Alaska’s Arctic National Wildlife Refuge is big. Really big. It covers more than 30,115 sq. miles (78,000 sq. km), covering a massive and remote wilderness in the northeastern section of the state. Just getting to the refuge, which is home to a massive herd of caribou, not to mention dell sheep, wolves black, brown, and polar bears, can be quite an adventure. Visitors are few and far between, and most discover a vast country that remains mostly untouched by man.
Recently, a team of adventurers – led by experienced mountain guide Bob Carpenter – traveled to this wild place to explore it on foot and packraft. There story is told in an interesting blog post on the Hyperlite Mountain Gear website, a company that makes the perfect gear for just such a trip. In order to save time, the men few into the refuge, landing on the south side of the Brooks Range. From there, they hiked up and over the continental divide, used their packrafts to travel down three different rivers, crossed over the coastal plain, and ended their expedition far to the north at the Arctic Ocean. All told, they covered 160 miles (257 km) across this expansive wilderness in about 14 days.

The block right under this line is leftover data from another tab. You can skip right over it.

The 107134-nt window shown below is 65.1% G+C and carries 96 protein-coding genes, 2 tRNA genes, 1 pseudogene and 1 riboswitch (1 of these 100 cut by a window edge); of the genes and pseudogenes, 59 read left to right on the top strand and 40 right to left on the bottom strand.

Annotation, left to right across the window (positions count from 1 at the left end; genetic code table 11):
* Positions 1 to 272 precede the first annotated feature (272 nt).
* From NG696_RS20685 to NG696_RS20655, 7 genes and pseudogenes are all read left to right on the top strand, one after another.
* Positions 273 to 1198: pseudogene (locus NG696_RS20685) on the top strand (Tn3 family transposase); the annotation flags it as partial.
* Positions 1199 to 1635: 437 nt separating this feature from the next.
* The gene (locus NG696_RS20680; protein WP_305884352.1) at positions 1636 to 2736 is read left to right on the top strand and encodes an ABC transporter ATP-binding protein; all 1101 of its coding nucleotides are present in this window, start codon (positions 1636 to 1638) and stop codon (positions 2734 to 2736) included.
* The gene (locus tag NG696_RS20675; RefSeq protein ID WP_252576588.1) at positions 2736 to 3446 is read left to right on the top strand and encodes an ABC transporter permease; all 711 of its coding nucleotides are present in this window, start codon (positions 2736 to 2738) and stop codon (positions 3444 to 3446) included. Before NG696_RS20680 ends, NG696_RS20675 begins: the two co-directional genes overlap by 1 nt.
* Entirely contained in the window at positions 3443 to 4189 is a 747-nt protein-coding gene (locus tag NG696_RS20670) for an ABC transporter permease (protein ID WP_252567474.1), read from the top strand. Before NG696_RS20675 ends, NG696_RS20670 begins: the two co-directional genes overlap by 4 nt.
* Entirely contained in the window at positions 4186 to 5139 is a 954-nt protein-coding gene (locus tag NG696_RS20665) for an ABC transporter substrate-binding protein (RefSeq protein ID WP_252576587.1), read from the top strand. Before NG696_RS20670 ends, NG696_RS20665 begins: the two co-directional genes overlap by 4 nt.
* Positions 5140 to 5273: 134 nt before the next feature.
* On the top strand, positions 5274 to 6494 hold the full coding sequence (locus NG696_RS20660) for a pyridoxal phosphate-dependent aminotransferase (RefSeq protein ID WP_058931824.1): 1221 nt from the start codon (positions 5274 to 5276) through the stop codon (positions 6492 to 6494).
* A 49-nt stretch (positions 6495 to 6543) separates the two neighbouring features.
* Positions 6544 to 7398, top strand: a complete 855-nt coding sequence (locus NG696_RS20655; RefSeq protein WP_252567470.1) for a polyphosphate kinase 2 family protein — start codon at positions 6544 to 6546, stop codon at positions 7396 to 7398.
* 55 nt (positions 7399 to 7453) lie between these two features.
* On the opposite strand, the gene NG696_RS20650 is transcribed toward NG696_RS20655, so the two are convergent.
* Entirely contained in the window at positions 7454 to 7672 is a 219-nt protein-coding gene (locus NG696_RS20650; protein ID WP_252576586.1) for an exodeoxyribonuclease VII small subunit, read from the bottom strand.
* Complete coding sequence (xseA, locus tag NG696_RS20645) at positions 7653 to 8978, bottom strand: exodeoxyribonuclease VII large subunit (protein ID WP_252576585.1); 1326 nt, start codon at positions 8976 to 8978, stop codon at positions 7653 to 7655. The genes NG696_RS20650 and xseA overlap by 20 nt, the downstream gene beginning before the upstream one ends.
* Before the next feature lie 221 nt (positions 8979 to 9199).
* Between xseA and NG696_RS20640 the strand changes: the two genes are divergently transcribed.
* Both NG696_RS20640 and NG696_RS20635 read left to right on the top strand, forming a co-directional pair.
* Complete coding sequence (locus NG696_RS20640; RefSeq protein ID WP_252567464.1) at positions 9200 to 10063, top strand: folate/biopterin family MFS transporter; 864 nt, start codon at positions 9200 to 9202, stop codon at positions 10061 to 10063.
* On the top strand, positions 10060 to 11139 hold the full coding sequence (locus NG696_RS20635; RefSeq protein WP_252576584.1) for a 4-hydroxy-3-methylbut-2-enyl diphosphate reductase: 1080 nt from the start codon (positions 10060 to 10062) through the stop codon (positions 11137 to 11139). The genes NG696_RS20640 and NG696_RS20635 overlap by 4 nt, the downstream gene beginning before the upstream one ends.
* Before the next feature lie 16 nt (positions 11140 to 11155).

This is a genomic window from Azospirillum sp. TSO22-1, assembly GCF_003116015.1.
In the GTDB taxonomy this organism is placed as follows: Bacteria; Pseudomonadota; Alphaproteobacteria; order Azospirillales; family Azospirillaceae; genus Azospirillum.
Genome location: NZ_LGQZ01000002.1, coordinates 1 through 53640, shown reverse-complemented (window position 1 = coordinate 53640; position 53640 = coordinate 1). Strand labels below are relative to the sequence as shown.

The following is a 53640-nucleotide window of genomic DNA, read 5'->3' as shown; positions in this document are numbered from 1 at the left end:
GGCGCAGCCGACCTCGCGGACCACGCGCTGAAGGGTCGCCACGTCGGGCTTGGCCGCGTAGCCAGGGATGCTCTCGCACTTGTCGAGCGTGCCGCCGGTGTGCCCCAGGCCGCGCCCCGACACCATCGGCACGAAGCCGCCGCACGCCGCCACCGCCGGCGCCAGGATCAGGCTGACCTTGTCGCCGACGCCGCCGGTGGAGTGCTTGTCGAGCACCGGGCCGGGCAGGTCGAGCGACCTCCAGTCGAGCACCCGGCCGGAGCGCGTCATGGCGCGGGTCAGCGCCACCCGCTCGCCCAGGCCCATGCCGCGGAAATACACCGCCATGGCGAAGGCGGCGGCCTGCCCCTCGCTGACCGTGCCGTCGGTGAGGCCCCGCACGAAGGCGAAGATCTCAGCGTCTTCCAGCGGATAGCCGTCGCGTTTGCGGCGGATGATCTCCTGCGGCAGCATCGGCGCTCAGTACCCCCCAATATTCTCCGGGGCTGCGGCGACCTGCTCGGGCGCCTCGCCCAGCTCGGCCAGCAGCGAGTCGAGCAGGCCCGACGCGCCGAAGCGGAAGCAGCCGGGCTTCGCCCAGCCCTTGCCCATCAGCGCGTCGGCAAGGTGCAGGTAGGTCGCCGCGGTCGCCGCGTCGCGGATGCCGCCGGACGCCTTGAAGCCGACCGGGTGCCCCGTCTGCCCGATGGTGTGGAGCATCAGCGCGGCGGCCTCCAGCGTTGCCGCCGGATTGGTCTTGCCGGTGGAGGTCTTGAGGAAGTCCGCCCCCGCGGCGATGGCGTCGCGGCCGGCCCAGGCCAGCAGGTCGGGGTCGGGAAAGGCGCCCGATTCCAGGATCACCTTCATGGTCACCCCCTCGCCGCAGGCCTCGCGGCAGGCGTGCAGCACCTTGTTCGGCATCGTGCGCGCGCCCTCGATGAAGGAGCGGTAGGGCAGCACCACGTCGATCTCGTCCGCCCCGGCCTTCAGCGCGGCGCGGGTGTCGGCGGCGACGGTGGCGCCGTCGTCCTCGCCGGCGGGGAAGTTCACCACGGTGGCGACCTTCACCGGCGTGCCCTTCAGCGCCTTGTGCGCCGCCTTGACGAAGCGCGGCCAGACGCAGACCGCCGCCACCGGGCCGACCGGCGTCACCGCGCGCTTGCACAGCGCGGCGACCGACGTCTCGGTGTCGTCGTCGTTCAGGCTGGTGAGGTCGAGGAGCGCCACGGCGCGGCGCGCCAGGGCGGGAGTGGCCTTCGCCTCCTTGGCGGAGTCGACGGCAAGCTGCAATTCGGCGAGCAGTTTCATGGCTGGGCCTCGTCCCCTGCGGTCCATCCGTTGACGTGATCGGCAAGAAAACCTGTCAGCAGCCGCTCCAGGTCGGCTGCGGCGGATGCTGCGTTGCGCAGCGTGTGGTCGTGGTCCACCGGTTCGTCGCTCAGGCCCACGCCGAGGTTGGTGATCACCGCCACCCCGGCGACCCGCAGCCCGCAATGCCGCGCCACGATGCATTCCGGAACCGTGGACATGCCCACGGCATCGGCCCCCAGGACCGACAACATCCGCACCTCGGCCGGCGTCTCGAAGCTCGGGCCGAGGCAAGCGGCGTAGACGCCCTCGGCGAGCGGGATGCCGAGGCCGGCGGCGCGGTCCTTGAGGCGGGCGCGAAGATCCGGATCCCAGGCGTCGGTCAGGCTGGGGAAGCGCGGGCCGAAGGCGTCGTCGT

The blog post is accompanied by some spectacular photos from the journey as well, giving readers a chance to see just how beautiful this place actually is. The landscapes range from sprawling and wide open, to mountainous and demanding. Conditions in this part of the world can be challenging, even at the height of summer, and the remote nature of the refuge means that visitors must be experienced and self-sufficient while there. But, from the sounds of things, it is more than worth the effort to get the chance to explore this amazing place.
Using pacrafts is a somewhat new way to explore the backcountry and it has proven to be quite popular in Alaska, where there are plenty of rivers to run. These small, inflatable rafts can be carried just about anywhere, and while they aren’t designed for use on serious whitewater, they can help adventurers float their way through some seriously remote places. In this case, it seemed the rafts came in handy for the team, who used them on multiple rivers, paddling right down to the Arctic Ocean itself. Quite a way to travel.
To read their full story, click here.
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